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Grover Washington Jr. - Grover Live (2010)

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Grover Washington, Jr.
By Mark Saleski

I'm not one to quote Wikipedia, but this time around it makes perfect sense: “Smooth jazz is a sub-genre of jazz which is heavily influenced by R&B, funk, rock, and pop music styles (separately, or, in any combination)." This is an interesting definition because it highlights the point of contention: Is smooth jazz actually jazz?

For the most part, the question has never really bothered me all that much. Oh sure, I used to be in the SmoothJazzHatersClub, but after a while I realized that I was wasting my energy. It's no great affront to the universe if somebody thinks that instrumental pop music is jazz. Besides, there was all of that music coming out of the CTI label, “real" jazz musicians who were smoothing off the edges. Hey, if people were interested in some background music with a positive vibe, what was the harm? It's not like they were hurting anyone by picking George Benson over Thelonious Monk.

I do remember when I bought my copy of Grover Washington Jr.'s Live at the Bijou. My jazz snobbery hadn't even been formed yet, and all I knew is that the album was a lot of fun. Heck, I'm pretty sure that I wasn't even aware of the concept of smooth jazz at the time. I'm pretty sure the album sat on the shelf not too far away from Chuck Mangione's Feels So Good. Grover Live was recorded back in 1997, not long after Soulful Strut was released. Recorded at the Paramount Center for the Arts in Peekskill, New York, the sound is is indeed very live, with a lot of room in the mix. Grover's saxophone playing is wide-ranging and full of emotion. On top of that, his band was just killer, with funk-a-licious drums, muscular bass, and soul-drenched keyboards. This music isn't so much influenced by funk as actually steeped in it.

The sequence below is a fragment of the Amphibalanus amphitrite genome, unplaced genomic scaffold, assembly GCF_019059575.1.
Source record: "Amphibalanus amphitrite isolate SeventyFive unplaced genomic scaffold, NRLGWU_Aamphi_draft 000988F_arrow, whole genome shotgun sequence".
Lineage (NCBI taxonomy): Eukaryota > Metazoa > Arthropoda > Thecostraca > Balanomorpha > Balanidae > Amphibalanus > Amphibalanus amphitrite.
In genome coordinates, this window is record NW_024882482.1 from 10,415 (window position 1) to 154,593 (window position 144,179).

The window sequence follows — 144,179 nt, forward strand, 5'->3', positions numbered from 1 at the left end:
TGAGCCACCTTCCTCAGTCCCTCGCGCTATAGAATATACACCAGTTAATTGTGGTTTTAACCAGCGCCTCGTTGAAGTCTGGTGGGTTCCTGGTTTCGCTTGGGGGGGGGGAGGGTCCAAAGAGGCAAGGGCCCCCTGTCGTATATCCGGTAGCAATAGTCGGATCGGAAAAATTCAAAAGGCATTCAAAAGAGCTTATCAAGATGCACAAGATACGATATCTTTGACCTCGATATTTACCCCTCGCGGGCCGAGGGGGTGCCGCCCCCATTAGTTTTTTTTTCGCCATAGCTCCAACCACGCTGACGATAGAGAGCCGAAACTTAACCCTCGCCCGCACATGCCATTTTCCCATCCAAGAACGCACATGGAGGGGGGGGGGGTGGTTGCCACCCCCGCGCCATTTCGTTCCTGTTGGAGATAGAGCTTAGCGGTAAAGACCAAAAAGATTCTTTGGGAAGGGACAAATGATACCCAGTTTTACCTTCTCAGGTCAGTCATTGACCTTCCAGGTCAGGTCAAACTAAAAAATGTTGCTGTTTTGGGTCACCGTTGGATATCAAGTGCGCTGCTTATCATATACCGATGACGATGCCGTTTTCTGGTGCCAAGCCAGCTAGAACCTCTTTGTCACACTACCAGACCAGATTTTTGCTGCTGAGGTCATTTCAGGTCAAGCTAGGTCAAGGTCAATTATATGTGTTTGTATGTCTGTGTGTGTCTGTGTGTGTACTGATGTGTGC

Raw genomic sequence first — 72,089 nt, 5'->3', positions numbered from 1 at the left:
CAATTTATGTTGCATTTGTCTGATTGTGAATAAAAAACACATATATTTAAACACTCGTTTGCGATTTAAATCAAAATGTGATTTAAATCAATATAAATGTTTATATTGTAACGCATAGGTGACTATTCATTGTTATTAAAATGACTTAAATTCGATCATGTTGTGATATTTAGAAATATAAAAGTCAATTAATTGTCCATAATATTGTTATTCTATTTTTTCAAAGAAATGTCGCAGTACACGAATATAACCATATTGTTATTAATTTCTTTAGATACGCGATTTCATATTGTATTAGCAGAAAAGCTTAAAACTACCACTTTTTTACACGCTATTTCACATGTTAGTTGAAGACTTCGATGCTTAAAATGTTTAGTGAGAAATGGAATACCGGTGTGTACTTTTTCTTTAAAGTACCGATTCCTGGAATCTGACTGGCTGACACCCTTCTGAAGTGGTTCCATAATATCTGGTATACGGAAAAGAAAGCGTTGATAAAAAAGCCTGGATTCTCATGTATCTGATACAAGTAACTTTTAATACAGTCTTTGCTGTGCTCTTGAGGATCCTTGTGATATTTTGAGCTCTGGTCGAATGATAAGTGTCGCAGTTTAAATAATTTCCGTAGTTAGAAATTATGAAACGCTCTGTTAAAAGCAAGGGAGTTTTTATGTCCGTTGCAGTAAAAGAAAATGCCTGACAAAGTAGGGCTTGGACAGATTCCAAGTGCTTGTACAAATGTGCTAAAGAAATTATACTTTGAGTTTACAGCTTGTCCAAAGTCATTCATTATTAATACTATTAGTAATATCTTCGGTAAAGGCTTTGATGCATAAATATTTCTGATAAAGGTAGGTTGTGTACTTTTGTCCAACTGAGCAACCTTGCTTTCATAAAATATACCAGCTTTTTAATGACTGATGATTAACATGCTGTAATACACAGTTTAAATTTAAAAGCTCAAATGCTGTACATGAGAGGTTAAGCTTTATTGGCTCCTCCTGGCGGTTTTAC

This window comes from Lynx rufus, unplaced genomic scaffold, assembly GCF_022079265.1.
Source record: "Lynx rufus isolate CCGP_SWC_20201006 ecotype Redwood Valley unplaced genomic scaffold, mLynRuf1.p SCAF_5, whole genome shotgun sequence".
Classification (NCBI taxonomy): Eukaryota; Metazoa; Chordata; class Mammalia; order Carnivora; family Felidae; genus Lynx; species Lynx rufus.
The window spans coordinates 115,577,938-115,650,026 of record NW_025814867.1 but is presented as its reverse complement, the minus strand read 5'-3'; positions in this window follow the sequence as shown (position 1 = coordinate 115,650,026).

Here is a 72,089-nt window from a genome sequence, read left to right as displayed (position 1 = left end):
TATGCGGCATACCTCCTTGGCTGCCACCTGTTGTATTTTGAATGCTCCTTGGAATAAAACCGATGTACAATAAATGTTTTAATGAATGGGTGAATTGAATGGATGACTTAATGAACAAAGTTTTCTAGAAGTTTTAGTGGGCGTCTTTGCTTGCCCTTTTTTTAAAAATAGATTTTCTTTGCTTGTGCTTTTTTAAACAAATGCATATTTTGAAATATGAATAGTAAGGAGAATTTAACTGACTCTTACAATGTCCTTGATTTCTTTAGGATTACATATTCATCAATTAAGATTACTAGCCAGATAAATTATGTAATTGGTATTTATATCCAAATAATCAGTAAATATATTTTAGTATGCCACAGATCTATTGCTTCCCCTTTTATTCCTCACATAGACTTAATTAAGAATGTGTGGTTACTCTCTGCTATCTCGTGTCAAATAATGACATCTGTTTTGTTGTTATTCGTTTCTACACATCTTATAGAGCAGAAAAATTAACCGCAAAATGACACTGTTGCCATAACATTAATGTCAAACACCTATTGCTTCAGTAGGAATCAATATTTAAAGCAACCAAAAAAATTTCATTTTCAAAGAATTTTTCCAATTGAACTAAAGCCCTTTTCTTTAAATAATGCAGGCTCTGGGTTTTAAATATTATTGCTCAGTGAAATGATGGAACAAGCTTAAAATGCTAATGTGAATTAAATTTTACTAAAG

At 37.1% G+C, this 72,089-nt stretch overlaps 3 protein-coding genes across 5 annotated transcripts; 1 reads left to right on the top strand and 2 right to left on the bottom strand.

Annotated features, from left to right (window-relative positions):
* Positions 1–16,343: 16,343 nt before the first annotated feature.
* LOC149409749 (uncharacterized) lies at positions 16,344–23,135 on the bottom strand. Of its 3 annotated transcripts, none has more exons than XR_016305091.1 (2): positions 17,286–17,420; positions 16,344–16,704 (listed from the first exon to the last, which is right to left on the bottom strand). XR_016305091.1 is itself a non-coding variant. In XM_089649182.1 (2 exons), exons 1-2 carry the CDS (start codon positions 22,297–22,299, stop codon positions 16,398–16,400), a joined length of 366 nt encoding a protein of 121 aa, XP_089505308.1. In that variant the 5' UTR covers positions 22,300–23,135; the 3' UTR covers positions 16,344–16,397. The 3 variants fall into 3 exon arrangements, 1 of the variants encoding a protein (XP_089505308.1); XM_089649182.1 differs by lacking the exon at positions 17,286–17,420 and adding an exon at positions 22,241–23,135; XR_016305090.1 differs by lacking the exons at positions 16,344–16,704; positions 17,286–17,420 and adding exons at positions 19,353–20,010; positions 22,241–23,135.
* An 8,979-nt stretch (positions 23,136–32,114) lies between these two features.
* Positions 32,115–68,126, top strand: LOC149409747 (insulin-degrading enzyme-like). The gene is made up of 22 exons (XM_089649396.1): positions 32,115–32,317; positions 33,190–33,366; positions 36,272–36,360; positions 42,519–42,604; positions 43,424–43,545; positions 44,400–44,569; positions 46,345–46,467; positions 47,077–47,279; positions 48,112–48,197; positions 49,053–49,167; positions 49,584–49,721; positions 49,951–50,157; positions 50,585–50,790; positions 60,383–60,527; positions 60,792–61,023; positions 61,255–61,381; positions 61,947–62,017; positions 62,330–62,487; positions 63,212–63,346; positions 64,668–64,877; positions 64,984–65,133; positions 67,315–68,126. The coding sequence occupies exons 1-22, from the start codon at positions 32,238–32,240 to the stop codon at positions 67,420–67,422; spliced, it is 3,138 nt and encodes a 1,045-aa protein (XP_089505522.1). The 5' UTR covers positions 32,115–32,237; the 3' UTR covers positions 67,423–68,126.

In addition to “Soulful Strut," the record is just chocked-full of Grover signature tunes including “Just The Two Of Us," “Winelight," and “Mr. Magic." My favorite is the ultra-funky take on Dave Brubeck's “Take Five." Damnation, but his band could funk out!

But ... is it jazz or smooth jazz? Maybe Wikipedia has the answer. Me? I'll just be content to let the funk flow—a bittersweet reminder that Washington's life was cut short all too soon.

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This story appears courtesy of Something Else!.
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Freddie Hubbard Freddie Hubbard
trumpet
George Benson George Benson
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Al Jarreau Al Jarreau
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Candy Dulfer Candy Dulfer
sax, alto
Stanley Turrentine Stanley Turrentine
sax, tenor
David Sanborn David Sanborn
saxophone
Bob James Bob James
piano
Wayman Tisdale Wayman Tisdale
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Kirk Whalum Kirk Whalum
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Dave Koz Dave Koz
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Gerald Albright Gerald Albright
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